On the social side, Florida Tech was a place I finally fit in. In high school, I was a proud “avgeek” who was obsessed with all things planes and space. But that meant I wasn’t exactly on the top of the social ladder. However, everyone had their unique interest at Florida Tech, and I no longer felt like I was the odd one out. I was part of Greek Life, as well, which is where I found most of my long-term friendships—most of which I still maintain five years after graduation.

What tips/advice do you have for future or current Panthers?

First, enjoy college while you’re there. I was laser-focused on getting through my coursework and doing as many internships and extra work as possible. This helped me graduate early and get some work experience under my belt, but I feel like I missed out on potential friendships or other unique college events. At the end of the day, it’s a balancing act, and I sometimes put work/study over life. It created a lot of unnecessary stress, and it’s why I took the gap summer after my Southwest internship to relax and reset before my first “big kid” job with Allegiant.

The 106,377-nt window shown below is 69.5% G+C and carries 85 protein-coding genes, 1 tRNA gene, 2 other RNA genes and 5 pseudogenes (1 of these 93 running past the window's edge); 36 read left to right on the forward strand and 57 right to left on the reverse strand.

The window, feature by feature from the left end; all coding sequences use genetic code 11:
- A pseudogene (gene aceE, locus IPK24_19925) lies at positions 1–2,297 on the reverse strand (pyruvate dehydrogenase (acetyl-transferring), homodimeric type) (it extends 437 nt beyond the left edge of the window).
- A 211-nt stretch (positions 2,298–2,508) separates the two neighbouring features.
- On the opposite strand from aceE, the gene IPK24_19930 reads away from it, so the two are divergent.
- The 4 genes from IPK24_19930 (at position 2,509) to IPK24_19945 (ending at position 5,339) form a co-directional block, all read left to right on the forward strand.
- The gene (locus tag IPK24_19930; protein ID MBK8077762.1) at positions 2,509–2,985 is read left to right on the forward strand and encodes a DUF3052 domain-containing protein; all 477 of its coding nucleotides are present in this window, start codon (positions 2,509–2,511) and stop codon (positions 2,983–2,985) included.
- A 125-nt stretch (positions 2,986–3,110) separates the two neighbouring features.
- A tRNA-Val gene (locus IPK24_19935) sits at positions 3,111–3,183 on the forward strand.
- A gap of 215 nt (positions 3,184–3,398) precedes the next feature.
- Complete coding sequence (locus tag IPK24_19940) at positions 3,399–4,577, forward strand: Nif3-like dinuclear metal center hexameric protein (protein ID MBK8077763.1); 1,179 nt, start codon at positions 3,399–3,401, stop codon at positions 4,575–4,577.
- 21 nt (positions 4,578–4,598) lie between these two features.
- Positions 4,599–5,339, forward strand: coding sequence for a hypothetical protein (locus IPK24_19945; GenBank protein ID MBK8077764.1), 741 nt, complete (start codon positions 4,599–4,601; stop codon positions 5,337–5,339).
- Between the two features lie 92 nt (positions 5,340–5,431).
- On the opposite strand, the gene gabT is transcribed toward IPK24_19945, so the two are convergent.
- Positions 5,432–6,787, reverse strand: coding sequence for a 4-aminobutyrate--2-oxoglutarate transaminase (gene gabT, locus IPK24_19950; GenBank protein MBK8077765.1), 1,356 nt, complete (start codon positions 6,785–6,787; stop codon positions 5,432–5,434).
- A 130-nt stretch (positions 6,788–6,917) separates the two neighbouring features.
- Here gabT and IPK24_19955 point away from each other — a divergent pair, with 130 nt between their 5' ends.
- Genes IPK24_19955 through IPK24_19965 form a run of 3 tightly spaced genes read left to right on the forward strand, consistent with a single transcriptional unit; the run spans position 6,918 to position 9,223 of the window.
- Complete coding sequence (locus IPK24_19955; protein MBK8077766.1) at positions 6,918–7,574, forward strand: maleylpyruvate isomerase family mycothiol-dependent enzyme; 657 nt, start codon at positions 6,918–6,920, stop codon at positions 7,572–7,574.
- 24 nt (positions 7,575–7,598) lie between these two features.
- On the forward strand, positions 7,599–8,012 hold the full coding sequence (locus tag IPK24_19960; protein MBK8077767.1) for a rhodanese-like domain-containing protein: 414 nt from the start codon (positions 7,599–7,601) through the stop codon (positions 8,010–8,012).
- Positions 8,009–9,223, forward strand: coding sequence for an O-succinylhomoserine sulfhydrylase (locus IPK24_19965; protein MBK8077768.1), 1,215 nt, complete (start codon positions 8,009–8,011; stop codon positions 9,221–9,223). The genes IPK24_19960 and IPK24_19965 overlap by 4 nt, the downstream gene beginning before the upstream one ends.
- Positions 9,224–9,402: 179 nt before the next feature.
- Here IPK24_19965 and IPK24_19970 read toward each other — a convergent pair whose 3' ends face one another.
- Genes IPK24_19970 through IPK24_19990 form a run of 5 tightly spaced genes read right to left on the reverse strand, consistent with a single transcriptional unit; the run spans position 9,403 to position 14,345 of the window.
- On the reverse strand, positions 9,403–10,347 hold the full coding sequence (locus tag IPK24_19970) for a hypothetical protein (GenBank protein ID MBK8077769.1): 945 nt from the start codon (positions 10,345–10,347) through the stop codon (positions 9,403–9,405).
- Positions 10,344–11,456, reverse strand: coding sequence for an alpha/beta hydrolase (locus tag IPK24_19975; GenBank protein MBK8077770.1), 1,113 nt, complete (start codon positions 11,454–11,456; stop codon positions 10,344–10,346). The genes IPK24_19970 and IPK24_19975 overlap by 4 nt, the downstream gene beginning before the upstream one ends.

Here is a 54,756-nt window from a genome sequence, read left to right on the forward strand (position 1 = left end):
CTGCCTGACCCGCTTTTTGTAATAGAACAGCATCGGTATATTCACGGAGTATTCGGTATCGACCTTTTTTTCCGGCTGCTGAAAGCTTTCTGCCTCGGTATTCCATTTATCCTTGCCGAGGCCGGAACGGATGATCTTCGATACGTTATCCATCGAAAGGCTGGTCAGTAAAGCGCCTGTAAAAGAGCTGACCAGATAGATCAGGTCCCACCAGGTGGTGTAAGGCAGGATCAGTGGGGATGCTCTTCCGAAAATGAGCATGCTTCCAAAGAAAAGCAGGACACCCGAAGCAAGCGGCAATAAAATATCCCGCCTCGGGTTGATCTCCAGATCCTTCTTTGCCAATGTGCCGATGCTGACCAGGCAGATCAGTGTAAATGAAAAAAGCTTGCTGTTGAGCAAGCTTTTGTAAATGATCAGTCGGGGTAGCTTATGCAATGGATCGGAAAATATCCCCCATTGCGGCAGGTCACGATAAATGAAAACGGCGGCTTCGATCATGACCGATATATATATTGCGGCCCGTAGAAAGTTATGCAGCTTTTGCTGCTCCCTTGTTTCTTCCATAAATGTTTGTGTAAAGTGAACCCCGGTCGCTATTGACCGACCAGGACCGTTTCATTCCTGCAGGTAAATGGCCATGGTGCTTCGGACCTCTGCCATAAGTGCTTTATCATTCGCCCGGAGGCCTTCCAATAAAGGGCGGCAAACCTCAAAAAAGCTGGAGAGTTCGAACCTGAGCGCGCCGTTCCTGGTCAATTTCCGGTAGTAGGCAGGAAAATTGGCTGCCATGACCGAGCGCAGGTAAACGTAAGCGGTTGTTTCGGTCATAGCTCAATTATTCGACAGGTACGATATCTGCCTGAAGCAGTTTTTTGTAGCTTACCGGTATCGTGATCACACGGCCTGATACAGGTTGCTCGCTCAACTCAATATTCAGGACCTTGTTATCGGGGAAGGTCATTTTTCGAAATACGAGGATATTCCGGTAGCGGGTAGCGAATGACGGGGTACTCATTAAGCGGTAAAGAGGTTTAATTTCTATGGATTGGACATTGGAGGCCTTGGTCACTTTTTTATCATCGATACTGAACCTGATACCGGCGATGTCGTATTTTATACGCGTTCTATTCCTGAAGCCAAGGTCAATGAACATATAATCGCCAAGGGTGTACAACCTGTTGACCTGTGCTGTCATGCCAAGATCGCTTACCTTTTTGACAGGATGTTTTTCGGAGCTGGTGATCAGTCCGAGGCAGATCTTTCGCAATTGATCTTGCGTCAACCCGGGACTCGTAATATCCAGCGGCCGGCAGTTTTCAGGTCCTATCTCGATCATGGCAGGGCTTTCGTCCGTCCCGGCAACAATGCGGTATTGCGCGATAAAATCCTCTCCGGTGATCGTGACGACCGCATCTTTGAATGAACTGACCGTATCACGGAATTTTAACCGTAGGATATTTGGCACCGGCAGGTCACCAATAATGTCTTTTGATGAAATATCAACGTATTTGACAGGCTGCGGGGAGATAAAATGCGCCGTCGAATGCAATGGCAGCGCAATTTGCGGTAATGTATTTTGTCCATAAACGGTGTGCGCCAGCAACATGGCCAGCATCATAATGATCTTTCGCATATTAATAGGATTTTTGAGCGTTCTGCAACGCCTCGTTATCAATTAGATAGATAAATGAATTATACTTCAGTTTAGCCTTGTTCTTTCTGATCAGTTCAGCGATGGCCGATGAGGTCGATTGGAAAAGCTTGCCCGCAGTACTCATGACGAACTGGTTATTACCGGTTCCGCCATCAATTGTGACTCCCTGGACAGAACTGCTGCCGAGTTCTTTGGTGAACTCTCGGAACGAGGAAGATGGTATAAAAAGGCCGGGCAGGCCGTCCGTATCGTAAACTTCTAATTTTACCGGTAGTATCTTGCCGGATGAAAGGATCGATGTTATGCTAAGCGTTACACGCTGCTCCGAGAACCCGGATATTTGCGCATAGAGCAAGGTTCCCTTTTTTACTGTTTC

While I do encourage future and current Panthers to have fun, I do not recommend slacking off. Aviation is a hard program—and even more so if you’re on the flight track. Your first two years are going to be full of your introductory aviation classes, like meteorology, history and airspace, as well as business courses, like communication, economics and finance. Do well in these to give yourself a GPA cushion for when classes get much harder. Junior- and senior-level courses, like transportation logistics, airport management, aviation advanced computer systems and aviation business simulation (where you actually run your own airline), are going to require a lot of time and studying.

Any fun facts about yourself?